Paule Vézelay made a small number of white plaster sculptures in Paris in 1935. Five Forms, which was also exhibited in 1938 as Quatre objets sur une forme ovale (Four Objects on an Oval Form), is the finest and largest surviving example. It is made of solid plaster and consists of two cones of different sizes, a tusk-like curved cone, and a similar form cut in half lengthways, deployed upon an oval base.
Born Marjorie Watson-Williams, Vézelay trained in London and, from 1920, spent much time in Paris. She settled there in 1926, when she adopted the name Paule Vézelay to obscure both her nationality and her gender. From 1930 she made abstract paintings which became progressively simple in form. In 1934 she joined the international group Abstraction-Création along with such artists as Jean (Hans) Arp, Jean Hélion, Alexander Calder, Ben Nicholson and Barbara Hepworth. Her paintings of the mid 1930s were comparable to the work of Arp, a close friend. They were characterised by simple organic forms floating against a flat field, which reflected her interest in the representation of three-dimensional form on a flat surface. It was frustration with painting's limitations in this regard that prompted her to make sculpture. The forms of her sculptures are close to those in the paintings. Though the plaster works were restricted to one period, they had some prominence, being exhibited in one-person exhibitions in both London, at Alex Reid and Lefevre in February 1936, and Paris, at the Galerie Jeanne Bucher, two years later.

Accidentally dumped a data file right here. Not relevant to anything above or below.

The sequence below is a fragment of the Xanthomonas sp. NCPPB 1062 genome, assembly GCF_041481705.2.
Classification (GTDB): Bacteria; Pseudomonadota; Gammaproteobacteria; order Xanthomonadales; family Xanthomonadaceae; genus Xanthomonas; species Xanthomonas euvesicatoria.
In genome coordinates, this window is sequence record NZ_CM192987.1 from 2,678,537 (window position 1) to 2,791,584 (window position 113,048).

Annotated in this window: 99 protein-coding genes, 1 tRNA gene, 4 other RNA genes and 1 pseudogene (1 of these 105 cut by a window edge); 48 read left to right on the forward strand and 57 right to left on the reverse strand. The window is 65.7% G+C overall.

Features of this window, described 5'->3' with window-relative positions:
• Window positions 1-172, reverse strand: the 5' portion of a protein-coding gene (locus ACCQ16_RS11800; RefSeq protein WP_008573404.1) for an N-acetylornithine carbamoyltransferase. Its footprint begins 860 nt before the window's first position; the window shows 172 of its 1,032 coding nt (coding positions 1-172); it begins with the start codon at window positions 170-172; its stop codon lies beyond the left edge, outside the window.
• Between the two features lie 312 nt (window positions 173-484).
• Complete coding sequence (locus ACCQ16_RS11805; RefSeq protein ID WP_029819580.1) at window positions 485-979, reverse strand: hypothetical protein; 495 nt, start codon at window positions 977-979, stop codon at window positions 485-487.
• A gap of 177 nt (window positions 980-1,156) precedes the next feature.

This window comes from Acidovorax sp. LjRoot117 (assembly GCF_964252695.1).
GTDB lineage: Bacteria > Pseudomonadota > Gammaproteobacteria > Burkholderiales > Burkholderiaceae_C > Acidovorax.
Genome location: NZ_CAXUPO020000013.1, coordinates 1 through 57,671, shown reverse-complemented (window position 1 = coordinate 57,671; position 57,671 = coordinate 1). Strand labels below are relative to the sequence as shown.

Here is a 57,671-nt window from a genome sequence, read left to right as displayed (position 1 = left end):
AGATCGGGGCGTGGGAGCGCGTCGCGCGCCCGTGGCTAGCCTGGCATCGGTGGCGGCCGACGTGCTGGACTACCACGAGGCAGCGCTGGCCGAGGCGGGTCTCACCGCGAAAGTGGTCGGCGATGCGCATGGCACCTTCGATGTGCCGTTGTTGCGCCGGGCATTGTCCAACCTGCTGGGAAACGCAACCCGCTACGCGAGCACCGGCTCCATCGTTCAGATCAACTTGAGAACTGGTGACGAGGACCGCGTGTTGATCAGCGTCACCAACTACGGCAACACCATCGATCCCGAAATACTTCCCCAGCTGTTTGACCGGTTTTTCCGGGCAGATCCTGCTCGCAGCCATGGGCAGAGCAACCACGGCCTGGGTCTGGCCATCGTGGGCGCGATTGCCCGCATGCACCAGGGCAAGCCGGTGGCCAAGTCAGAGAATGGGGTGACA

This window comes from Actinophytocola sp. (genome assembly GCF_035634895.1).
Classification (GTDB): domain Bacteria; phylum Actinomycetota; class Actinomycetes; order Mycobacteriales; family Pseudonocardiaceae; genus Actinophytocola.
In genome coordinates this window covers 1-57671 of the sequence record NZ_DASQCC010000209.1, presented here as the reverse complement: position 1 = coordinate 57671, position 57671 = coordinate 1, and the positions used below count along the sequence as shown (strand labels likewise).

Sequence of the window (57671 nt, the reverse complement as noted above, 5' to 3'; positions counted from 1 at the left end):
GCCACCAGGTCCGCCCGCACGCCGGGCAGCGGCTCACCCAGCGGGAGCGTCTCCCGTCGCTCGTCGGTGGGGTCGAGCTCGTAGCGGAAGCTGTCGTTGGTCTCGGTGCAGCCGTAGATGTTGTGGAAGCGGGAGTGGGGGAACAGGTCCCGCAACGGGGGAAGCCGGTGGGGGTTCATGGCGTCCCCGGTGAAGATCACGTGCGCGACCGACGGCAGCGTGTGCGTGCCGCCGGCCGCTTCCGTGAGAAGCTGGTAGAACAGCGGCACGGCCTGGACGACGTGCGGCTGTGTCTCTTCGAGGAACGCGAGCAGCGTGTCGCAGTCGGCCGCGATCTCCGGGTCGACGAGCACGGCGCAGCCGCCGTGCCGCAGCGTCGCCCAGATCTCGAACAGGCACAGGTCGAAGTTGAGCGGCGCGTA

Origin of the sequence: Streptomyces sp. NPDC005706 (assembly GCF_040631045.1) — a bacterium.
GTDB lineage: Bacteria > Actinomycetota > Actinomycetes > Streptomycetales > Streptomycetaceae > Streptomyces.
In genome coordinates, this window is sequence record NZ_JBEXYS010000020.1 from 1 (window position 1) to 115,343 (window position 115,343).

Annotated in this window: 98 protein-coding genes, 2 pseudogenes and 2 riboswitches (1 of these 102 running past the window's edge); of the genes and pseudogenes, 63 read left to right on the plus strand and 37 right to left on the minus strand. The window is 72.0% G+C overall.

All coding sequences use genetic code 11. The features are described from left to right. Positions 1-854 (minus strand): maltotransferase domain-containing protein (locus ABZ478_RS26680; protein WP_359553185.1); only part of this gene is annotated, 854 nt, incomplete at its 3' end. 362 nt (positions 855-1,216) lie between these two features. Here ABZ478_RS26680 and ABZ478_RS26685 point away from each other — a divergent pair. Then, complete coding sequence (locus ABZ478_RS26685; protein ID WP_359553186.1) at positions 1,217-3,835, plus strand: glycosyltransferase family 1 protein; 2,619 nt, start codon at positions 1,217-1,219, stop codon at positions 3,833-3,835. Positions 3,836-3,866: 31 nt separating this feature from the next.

Though at least one of the other works was comparable to Five Forms - Trois objets sur une forme (Three Objects on a Form) 1935 (partially destroyed) - the small group displayed a considerable diversity. One piece, Garden 1935 included sand and actual plants within a miniature garden, and was photographed at the time adorned with seashells and starfish. Despite a shared medium, this variety may place the sculptures in different contexts. While Garden is consistent with Surrealist sculptures by a variety of artists, Five Forms is more related to the work of other members of Abstraction-Création. In the 1930s, for artists and architects, white became a symbol of a new way of living, the epitome of purity and truth, and synonymous with a new optimistic future. For Vézelay, and others, such works as Five Forms related to a spiritual level beyond mundane reality. The unevenness of the forms in this work announces its hand-made quality in defiance of a common association of such pure pieces with a mechanistic aesthetic.
Ronald Alley, Paule Vézelay, exhibition catalogue, Tate Gallery, London 1983
Sarah Wilson, Paule Vézelay/Hans Arp: The Enchantment of Purity, exhibition catalogue, Henry Moore Institute, Leeds 1995, pp.4-5